Palestinian Denies Funneling Charity Money to Hamas

GAZA (Reuters) -
Palestinian Mohammad El Halabi (C), a manager of operations in the Gaza Strip for U.S.-based Christian charity World Vision, accused by Israel of funnelling millions of dollars in aid money to Hamas in Gaza, a charge denied by the Islamist militant group, is seen before a hearing at the Beersheba district court in southern Israel August 4, 2016. REUTERS/Dudu Grunshpan ISRAEL OUT. NO COMMERCIAL OR EDITORIAL SALES IN ISRAEL.
Palestinian Mohammad El Halabi, manager of operations in the Gaza Strip for U.S.-based Christian charity World Vision, before a hearing at the Be’er Sheva district court, Thursday. (Reuters/Dudu Grunshpan)

A Palestinian representative of U.S.-based Christian charity World Vision denies Israeli allegations that he funneled millions of dollars in aid money to the Islamist terror group Hamas, his lawyer said on Sunday.

Mohammad El-Halabi, World Vision’s manager of operations in the Gaza Strip, was arrested by Israel on June 15 while crossing into the enclave, which is under the de facto rule of Hamas, a group on the Israeli and U.S. terrorism blacklists.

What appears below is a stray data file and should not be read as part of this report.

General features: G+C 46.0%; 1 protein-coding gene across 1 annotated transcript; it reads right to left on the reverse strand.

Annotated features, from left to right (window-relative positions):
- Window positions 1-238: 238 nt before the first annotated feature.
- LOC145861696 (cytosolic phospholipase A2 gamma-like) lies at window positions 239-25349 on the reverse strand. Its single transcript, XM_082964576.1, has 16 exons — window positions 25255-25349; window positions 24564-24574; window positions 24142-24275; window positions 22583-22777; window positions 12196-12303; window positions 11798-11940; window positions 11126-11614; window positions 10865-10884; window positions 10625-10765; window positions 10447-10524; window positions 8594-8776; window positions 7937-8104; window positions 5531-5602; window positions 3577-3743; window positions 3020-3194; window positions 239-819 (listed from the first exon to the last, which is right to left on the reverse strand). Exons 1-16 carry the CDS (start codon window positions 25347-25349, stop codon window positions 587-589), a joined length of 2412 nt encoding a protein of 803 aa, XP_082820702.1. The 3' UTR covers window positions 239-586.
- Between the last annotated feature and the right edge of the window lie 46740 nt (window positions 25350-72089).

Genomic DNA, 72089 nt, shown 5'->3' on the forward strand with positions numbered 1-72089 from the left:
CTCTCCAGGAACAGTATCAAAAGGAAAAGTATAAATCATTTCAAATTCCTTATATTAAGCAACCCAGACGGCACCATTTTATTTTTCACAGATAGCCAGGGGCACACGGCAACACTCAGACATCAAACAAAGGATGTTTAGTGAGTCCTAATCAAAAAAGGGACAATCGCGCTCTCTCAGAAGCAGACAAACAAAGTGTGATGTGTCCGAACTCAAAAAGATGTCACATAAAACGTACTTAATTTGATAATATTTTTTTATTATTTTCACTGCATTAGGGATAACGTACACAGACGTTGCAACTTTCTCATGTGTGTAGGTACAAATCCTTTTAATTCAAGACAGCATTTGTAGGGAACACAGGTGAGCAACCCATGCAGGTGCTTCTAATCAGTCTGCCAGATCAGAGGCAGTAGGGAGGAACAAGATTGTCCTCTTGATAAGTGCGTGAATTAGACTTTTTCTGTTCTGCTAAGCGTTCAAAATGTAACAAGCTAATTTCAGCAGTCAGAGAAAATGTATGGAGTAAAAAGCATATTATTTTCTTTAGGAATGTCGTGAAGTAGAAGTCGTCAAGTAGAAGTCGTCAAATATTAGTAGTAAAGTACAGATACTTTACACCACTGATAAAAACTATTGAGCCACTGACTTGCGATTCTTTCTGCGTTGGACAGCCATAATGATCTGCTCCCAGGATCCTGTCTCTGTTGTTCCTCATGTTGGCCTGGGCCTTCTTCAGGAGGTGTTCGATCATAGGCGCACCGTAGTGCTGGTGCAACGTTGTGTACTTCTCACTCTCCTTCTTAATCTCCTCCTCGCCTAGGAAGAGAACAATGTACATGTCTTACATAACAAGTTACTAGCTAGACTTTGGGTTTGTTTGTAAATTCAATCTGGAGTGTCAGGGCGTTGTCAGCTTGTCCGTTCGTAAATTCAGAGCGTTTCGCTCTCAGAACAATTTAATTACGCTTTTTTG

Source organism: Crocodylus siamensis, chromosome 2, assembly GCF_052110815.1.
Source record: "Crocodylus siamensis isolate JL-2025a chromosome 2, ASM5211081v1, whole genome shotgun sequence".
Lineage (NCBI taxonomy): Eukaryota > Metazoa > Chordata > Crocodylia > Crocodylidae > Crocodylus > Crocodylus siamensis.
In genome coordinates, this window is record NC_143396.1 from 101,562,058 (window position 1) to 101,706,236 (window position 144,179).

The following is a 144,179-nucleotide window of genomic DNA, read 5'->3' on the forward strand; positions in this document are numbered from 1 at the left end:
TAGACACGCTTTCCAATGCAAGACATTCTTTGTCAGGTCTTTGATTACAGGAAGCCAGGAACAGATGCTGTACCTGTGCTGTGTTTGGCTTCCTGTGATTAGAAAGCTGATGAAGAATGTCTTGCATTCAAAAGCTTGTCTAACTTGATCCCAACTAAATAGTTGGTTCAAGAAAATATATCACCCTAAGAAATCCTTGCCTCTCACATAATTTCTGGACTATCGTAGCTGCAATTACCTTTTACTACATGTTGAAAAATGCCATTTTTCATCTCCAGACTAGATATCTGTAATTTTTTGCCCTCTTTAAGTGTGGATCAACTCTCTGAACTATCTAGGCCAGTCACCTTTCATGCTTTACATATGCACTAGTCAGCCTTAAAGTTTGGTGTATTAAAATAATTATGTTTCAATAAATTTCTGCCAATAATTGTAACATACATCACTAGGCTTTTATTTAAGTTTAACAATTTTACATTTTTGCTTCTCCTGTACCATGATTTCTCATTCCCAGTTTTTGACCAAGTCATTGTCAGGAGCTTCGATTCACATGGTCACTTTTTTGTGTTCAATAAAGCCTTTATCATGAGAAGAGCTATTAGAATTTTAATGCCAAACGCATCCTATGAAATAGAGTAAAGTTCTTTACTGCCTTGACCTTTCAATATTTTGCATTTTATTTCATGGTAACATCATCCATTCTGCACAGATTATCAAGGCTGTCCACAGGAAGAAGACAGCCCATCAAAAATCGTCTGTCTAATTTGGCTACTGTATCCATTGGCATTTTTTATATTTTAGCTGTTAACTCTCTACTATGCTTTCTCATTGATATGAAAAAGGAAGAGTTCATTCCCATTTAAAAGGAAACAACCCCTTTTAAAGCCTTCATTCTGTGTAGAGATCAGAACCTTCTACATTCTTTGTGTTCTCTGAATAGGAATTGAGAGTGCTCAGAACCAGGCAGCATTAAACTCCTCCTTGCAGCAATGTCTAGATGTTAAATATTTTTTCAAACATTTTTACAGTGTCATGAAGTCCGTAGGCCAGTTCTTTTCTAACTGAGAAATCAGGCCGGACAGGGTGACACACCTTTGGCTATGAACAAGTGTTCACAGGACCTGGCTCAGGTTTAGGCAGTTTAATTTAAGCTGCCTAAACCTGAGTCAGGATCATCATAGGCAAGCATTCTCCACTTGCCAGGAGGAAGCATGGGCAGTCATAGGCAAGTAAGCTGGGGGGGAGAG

Briefing reporters on Thursday, a senior Israeli security official said Halabi, who has run the group’s Gaza operations since 2010, had been under surveillance.

The Israeli official said Halabi confessed to siphoning off some $7.2 million a year, about 60 percent of World Vision’s Gaza funding, to pay Hamas fighters, buy arms, pay for other activities and build fortifications.

“Mohammad (El-Halabi) denies all these accusations. He denied it all,” Yerushalayim-based lawyer Mohammad Mahmoud, who was assigned to represent El Halabi by the charity group, told Reuters by phone on Sunday.

Mahmoud said he met his client during a court session last week, and these were his first comments made publicly.

World Vision had already said it was “shocked” by Israel’s allegations, and while it had no reason to believe them to be true, it would review the evidence.

Hamas has denied any connection to Halabi.

After the case was made public, Australia suspended aid to World Vision. The U.S. State Department, according to one official, is concerned by the allegations and following the investigation closely.